The student’s perspective: Just as the instructor can enrich their own teaching through easily accessible indexed content (their own or that of others), so can the student enrich their understanding. Review of delivered material, either current or from past semesters, is easily found and reviewed. That the School of Data Science has created an index of all their lecture material is great. That they also allow students to confidentially rate that material leads to a ranking in a referral system. Something that becomes important as the online corpus builds and there are multiple instructors and multiple versions of, for example, CNN course material.

The program director’s perspective: As the director of, say, the Master’s in Data Science program, the analysis of the program in digital form offers a more informed view of what is being taught beyond what might occur by reviewing syllabi and talking to the instructor. There is a wealth of natural language processing approaches that could be applied to the voice to text of a complete course as well as the controlled vocabulary put in place to describe course content. Such tools can assist the program director in determining over coverage, undercoverage, no coverage (by comparison to other similar programs).

The educator’s perspective: Utilizing the complete corpus of all that is spoken in the “classroom” for what is spoken is one thing. Analyzing that same corpus for how it is spoken is another. Analyses such as sentiment analysis, degree of interaction in the online classroom, student retention and performance inform pedagogy. Students are already telling us we need to make adjustments as we settle into an online first academic environment. Let us be better informed about what adjustments to make.

The administrator’s perspective: The quality of education content and delivery goes a long way to defining the reputation of an institution. A reputation which builds as its successful alumni base builds. UVA has that strong reputation, built over 200 years, particularly the undergraduate experience for both education and student life. The School of Data Science is at the point of beginning to establish that reputation. Neither the old nor the new will be immune to the post-COVID world of education which will be different. Hybrid education models combining traditional classroom settings with online will play a larger part. Remote lifelong learners desiring more specialized remote online training is expected. In short, I predict that the quality and extent of the institution’s online content will play a much larger role in defining the quality and value of that institution. To not consider an institution’s online content as an asset to be carefully packaged and marketed will place an institution at a competitive disadvantage in a few short years from now.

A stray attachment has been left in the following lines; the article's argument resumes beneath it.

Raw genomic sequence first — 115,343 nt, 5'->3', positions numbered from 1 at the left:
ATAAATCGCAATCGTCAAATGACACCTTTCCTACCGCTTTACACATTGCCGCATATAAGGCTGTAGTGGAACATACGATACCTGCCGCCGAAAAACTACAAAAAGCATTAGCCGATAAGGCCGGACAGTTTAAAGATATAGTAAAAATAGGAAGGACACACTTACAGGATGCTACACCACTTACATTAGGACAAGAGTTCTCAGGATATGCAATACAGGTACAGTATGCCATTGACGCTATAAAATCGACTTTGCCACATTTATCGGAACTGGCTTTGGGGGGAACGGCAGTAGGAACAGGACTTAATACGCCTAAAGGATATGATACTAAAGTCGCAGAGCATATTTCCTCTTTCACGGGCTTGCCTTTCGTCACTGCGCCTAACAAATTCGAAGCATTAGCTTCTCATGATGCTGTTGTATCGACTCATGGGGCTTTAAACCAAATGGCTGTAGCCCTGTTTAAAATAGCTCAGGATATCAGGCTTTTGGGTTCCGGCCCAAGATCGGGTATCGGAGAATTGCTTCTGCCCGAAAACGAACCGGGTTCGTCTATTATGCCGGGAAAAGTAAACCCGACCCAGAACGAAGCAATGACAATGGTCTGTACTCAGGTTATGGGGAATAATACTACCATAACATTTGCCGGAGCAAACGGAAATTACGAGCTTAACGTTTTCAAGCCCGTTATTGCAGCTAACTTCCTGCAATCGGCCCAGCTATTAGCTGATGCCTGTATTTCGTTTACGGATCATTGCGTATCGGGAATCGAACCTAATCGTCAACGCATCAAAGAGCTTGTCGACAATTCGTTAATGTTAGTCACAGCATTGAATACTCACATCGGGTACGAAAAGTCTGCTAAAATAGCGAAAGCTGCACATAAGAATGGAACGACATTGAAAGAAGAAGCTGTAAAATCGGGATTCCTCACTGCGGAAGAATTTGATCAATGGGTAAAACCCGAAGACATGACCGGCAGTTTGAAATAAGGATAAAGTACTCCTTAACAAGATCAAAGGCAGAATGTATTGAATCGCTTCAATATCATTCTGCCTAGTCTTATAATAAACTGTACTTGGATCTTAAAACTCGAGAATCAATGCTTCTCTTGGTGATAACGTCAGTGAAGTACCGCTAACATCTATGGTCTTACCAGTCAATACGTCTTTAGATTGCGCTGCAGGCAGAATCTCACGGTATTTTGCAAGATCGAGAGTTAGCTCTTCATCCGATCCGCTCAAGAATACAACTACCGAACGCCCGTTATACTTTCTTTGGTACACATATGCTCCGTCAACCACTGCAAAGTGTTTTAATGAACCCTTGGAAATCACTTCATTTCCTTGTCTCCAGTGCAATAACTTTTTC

At the School of Data Science we consider this as one example of eating our own dog food – operating on our own increasing corpus of data and subsequently fulfilling our mission – using data science for societal benefit. In this instance taking emerging digital online content and using data science to use it more effectively and to shape future content. Where to start?

Obviously we are not alone in this thinking, nor is this opportunity new, simply more urgent as a result of COVID and the stress on higher education pre-COVID and such stress on steroids post-COVID. Technologies have existed for sometime to support much of what we envisage in the form of learning management systems (LMS). LMS evolution has been hampered less by the technology that the cultural shift to take them to the next step in their evolution. In evolutionary parlance, COVID represents the Cambrian explosion. Fast adoption of new technologies and how we use educational materials being critical for survival. 

Such a vision is not without challenges. Challenges that must be considered in any data science outcome. Buy-in particularly by instructors, cultural change as regards reuse of material, the potential risk to privacy and the fragrant misuse, or at least unintentional consequences of such use. 

We must also identify past efforts that have not fulfilled their promise. I would suggest that while clunky technology might play a role in past failures, the main reason for failure is cultural. A sense of ownership of content, the content of a course itself, the preservation of a style of teaching etc. are all past impediments and reasons for failure. Then again we have never had an incentive like COVID before to drive a change in culture.

We must be vigilant and identify with what has come before as we explore this new frontier; but explore we must.

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About Phil Bourne

Stephenson Dean of the School of Data Science and Professor of Biomedical Engineering, University of Virginia